Tech

Facebook user sues Meta, accusing the company of tracking on iOS through loopholes


Apple Major privacy updates for iOS Last year made it much more difficult for apps to track user behavior across borders, but a new lawsuit alleges Facebook and Instagram’s parent company Meta continued snooping through workarounds. increase.

The complaint, filed in the U.S. District Court for the Northern District of California and embedded below, shows Meta monitoring users via Facebook’s in-app browser and opening links within the app to violate Apple’s new restrictions. claimed to have avoidedThe proposed class action lawsuit was first reported by bloombergcould allow anyone affected to sign on, and in the case of Facebook, that could mean hundreds of millions of users in the United States.

In the lawsuit, two Facebook users allege that Meta violates not only Apple’s policies, but also state and federal privacy laws. eavesdropping lawThis makes it illegal to intercept electronic communications without consent. Another similar complaint (Mitchell v. Meta Platforms Inc.) was filed last week.

Plaintiffs allege that Meta tracks users’ online activities, floods them into Facebook’s built-in web browser, and injects JavaScript into sites they visit. The code allows the company to monitor “all interactions with external websites.” This includes where the user tapped, what password or other text was entered, etc.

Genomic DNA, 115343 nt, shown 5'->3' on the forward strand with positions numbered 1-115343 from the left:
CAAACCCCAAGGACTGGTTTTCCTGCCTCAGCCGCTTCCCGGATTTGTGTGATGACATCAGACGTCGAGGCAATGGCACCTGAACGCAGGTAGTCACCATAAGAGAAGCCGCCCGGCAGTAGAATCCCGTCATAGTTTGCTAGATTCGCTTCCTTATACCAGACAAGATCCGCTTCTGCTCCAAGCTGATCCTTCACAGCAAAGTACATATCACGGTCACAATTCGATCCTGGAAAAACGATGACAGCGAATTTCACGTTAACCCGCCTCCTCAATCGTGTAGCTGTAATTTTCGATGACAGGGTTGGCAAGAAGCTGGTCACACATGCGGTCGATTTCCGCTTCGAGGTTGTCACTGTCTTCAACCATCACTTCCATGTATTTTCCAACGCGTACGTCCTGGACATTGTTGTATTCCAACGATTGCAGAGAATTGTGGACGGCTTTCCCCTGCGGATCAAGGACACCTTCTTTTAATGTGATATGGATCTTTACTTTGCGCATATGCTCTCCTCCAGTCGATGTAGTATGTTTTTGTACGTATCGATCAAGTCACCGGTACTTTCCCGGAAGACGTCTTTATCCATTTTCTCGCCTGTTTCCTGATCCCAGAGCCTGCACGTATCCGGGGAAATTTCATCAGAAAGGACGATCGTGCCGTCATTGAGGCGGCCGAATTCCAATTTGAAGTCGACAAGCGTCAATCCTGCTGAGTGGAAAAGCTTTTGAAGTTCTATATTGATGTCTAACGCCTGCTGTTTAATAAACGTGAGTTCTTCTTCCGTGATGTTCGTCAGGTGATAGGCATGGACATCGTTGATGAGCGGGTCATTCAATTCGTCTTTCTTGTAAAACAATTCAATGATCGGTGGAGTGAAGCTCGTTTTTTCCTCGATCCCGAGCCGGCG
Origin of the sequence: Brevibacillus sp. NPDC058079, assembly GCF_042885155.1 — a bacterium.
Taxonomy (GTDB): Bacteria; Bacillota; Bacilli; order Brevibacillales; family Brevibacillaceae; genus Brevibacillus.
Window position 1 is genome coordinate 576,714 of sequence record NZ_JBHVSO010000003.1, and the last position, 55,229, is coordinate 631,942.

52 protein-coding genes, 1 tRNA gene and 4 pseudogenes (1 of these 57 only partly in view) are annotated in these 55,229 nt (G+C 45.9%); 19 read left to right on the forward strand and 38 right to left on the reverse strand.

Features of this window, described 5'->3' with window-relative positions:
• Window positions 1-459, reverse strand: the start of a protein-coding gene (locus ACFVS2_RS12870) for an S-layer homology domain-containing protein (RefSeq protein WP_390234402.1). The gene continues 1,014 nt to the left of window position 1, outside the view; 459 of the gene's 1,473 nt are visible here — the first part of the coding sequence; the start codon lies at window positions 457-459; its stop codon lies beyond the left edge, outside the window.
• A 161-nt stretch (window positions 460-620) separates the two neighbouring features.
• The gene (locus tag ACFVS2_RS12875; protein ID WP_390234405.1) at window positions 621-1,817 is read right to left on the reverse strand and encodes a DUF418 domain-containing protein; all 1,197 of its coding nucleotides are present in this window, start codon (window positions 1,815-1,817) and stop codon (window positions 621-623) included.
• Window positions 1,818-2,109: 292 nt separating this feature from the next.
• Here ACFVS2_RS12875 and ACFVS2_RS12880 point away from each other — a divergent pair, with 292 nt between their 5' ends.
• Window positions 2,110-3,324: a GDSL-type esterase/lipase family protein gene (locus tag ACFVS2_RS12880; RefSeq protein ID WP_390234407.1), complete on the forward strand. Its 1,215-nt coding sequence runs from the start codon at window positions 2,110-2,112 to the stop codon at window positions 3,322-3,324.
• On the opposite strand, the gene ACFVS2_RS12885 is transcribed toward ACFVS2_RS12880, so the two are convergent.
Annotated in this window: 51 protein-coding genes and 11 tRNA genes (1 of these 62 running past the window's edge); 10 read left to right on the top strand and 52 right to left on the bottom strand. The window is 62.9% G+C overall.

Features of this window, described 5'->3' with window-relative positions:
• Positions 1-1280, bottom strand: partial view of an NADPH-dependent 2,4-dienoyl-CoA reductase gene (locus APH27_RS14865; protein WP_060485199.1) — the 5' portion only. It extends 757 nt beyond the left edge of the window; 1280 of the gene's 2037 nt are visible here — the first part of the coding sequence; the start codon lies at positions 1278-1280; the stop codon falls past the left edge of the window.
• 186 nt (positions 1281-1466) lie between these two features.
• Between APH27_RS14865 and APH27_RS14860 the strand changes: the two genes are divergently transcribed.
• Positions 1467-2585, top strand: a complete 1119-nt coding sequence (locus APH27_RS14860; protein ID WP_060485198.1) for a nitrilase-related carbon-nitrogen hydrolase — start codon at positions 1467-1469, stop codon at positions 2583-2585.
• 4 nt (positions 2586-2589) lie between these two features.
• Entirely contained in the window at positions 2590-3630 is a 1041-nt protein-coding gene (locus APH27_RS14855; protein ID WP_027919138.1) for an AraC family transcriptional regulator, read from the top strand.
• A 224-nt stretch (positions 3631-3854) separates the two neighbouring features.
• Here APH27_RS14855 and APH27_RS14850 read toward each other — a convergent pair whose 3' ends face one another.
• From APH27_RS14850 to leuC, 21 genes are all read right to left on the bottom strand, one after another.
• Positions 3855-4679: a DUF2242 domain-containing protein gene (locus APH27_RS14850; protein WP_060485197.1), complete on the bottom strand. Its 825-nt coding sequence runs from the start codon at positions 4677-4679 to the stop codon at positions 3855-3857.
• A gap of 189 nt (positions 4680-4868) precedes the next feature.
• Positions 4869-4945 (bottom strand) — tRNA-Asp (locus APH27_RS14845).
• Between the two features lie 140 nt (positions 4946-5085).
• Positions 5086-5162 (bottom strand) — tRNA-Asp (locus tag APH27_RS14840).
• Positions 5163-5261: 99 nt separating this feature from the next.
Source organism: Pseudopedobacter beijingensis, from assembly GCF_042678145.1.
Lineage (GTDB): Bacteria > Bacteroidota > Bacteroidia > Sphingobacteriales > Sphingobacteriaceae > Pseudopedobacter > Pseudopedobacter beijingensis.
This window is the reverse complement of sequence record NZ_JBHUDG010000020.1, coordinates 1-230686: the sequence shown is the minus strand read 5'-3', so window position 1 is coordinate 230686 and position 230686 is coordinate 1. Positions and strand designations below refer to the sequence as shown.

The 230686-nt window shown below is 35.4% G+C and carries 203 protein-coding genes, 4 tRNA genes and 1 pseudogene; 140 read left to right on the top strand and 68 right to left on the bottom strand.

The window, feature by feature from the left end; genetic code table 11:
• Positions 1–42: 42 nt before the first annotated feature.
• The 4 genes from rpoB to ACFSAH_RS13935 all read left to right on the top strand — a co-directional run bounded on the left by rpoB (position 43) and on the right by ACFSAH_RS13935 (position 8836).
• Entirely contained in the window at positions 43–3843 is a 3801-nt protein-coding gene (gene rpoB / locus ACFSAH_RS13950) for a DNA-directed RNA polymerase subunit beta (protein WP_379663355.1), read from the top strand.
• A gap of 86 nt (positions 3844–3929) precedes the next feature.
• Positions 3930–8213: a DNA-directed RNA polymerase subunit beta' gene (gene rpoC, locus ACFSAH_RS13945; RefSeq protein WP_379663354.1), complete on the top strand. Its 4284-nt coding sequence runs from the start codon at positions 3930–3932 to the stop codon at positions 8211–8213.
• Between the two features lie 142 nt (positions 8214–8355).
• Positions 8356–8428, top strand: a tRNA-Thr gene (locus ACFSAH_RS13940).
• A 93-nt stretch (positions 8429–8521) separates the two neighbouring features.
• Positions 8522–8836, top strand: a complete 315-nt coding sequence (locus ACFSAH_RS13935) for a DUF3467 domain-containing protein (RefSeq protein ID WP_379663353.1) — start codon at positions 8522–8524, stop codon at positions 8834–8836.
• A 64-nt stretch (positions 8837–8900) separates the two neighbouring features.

Currently, Meta tracks Facebook users’ online activities and communications with external third-party websites by inserting JavaScript code into those sites, even if the user has not consented to the tracking. When a user clicks on a link within the Facebook app, Meta automatically directs the user to the in-app browser he monitors instead of his smartphone’s default browser, but it’s not clear that this is happening or being tracked. We do not notify the user of this.

Apple introduced iOS 14.5 last April, big blow To social media company Like Meta, which relies on tracking user behavior for advertising purposes. As the company prepares investors to adapt to the new normal of the ad targeting business, in its earnings call he specifically cites changes to iOS, saying Apple’s privacy changes are “headwinds” that must be overcome. I explained.

In a statement emailed to TechCrunch, a Meta spokesperson said the allegations were “baseless” and that the company would “vigorously” defend them. A spokesperson said, “The in-app browser is carefully designed to respect your privacy choices, including how your data is used for advertising.

In a new iOS privacy prompt, Apple asks if users agree to track their activity “across other companies’ apps and websites.” An opted-out user may reasonably believe she is using her web browser outside when opening links within Facebook or Instagram, but the company could argue the opposite. There is a nature.

Security Researcher Felix Krause Concerns about Facebook and Instagram in-app browsers surface Last month, the lawsuit drew heavily from his report. He urged Meta to direct users to Safari or another external browser to close the loophole.

“Do what Meta already does with WhatsApp. Stop modifying third party websites and use Safari or SFSafariViewController for all third party websites,” Krause wrote in a blog post. I am writing. “That’s what’s best for users, and it’s the right thing to do.”



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